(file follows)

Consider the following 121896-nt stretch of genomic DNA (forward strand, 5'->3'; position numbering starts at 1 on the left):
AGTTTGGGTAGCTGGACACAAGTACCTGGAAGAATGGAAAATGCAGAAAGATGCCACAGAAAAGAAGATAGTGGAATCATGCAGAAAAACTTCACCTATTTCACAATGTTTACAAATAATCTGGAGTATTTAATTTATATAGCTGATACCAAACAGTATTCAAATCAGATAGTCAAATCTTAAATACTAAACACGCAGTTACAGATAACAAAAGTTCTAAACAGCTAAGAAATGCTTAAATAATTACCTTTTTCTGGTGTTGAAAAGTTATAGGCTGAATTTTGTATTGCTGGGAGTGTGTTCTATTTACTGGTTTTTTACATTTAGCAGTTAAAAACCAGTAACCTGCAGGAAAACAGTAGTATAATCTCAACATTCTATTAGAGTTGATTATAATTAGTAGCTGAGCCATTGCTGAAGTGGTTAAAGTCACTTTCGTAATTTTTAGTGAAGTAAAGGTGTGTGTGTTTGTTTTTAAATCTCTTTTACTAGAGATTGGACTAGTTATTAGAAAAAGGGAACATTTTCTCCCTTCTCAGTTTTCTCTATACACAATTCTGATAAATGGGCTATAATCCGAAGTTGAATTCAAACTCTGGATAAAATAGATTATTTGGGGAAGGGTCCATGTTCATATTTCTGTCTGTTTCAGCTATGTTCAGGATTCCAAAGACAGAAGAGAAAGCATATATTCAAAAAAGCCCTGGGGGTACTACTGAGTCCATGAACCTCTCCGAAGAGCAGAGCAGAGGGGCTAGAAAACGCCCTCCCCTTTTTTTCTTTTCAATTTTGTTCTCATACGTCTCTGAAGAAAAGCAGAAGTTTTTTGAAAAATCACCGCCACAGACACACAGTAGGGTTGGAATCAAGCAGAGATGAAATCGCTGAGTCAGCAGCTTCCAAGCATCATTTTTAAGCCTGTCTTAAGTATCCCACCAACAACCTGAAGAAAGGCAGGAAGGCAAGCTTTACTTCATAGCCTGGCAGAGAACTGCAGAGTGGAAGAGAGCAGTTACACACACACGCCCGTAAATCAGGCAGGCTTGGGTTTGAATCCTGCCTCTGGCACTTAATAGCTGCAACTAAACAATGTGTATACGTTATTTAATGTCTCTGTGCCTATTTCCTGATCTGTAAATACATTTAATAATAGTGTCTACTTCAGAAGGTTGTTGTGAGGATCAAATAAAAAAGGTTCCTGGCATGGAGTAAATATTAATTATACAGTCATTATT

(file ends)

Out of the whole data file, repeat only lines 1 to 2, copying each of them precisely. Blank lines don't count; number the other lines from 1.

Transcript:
Consider the following 121896-nt stretch of genomic DNA (forward strand, 5'->3'; position numbering starts at 1 on the left):
AGTTTGGGTAGCTGGACACAAGTACCTGGAAGAATGGAAAATGCAGAAAGATGCCACAGAAAAGAAGATAGTGGAATCATGCAGAAAAACTTCACCTATTTCACAATGTTTACAAATAATCTGGAGTATTTAATTTATATAGCTGATACCAAACAGTATTCAAATCAGATAGTCAAATCTTAAATACTAAACACGCAGTTACAGATAACAAAAGTTCTAAACAGCTAAGAAATGCTTAAATAATTACCTTTTTCTGGTGTTGAAAAGTTATAGGCTGAATTTTGTATTGCTGGGAGTGTGTTCTATTTACTGGTTTTTTACATTTAGCAGTTAAAAACCAGTAACCTGCAGGAAAACAGTAGTATAATCTCAACATTCTATTAGAGTTGATTATAATTAGTAGCTGAGCCATTGCTGAAGTGGTTAAAGTCACTTTCGTAATTTTTAGTGAAGTAAAGGTGTGTGTGTTTGTTTTTAAATCTCTTTTACTAGAGATTGGACTAGTTATTAGAAAAAGGGAACATTTTCTCCCTTCTCAGTTTTCTCTATACACAATTCTGATAAATGGGCTATAATCCGAAGTTGAATTCAAACTCTGGATAAAATAGATTATTTGGGGAAGGGTCCATGTTCATATTTCTGTCTGTTTCAGCTATGTTCAGGATTCCAAAGACAGAAGAGAAAGCATATATTCAAAAAAGCCCTGGGGGTACTACTGAGTCCATGAACCTCTCCGAAGAGCAGAGCAGAGGGGCTAGAAAACGCCCTCCCCTTTTTTTCTTTTCAATTTTGTTCTCATACGTCTCTGAAGAAAAGCAGAAGTTTTTTGAAAAATCACCGCCACAGACACACAGTAGGGTTGGAATCAAGCAGAGATGAAATCGCTGAGTCAGCAGCTTCCAAGCATCATTTTTAAGCCTGTCTTAAGTATCCCACCAACAACCTGAAGAAAGGCAGGAAGGCAAGCTTTACTTCATAGCCTGGCAGAGAACTGCAGAGTGGAAGAGAGCAGTTACACACACACGCCCGTAAATCAGGCAGGCTTGGGTTTGAATCCTGCCTCTGGCACTTAATAGCTGCAACTAAACAATGTGTATACGTTATTTAATGTCTCTGTGCCTATTTCCTGATCTGTAAATACATTTAATAATAGTGTCTACTTCAGAAGGTTGTTGTGAGGATCAAATAAAAAAGGTTCCTGGCATGGAGTAAATATTAATTATACAGTCATTATT